Luckin Coffee

Restructuring after financial injection

The Chinese coffee bar chain has received fresh money. Part of it will go to the US Securities and Exchange Commission.
IMAGO / VCG
The Chinese coffee bar chain has received fresh money. Part of it will go to the US Securities and Exchange Commission.

The Chinese coffee bar chain plans to use part of the US$250m to settle its debt with the US Securities and Exchange Commission (SEC). US$240m came from Centurium Capital and US$10m from Joy Capital, both private investment firms based in China and existing Luckin Coffee shareholders.

This is to pay the $180 million fine agreed with the Securities and Exchange Commission. According to the World Coffee Portal by market researchers Allegra Strategies, London, Luckin Coffee closed a net 235 stores in China during 2020, leaving it operating around 4,270 locations. The brand thus retains a nearly 20 percent share of the Chinese coffee bar brand market.


According to a Luckin Coffee press release, both investors could provide an additional $150 million "under certain circumstances." Luckin Coffee filed for bankruptcy in the U.S. in February 2021. The company also plans to use the new investment to further expand its core coffee business.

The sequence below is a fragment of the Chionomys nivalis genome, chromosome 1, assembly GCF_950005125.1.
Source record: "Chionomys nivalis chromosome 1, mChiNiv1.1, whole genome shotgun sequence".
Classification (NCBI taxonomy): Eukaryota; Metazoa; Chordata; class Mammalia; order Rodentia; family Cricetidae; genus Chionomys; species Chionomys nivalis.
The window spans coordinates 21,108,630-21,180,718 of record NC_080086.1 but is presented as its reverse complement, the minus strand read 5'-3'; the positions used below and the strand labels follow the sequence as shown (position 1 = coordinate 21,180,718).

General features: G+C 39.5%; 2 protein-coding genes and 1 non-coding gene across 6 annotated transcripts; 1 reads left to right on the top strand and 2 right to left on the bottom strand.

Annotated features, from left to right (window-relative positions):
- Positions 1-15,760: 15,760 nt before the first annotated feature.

"Today, we have a new leadership team and a viable plan to return Luckin Coffee to growth and value creation. The Board of Directors and management team believe that the restructuring is in the best interest of the company and its stakeholders," shared Dr. Jinyi Guo, Chairman and CEO of Luckin Coffee. The statement also said that all stores "will remain open for business." Luckin Coffee is considered the fiercest competitor to Starbucks. The world leader in coffee bars is focusing most of its expansion on the U.S. home market and Asia.

Difficulties following accounting fraud

Luckin Coffee hit the headlines in April 2020 after it was revealed that its 2019 financial statements had been falsified by as much as 2.2 billion yuan ($340 million). This led to a series of high-profile layoffs at the coffee bar chain, including CEO Jenny Zhiya Qian and COO Jian Liu. In June 2020, the Xiamen-headquartered company was delisted from Nasdaq.

The brand's revolutionary e-commerce strategy, which revolves around app-enabled delivery, pickup and a virtual kitchen format, remains highly influential, according to World Coffee Portal, and has been adopted by coffee bar chains around the world trying to adapt to the challenges of the pandemic.

stats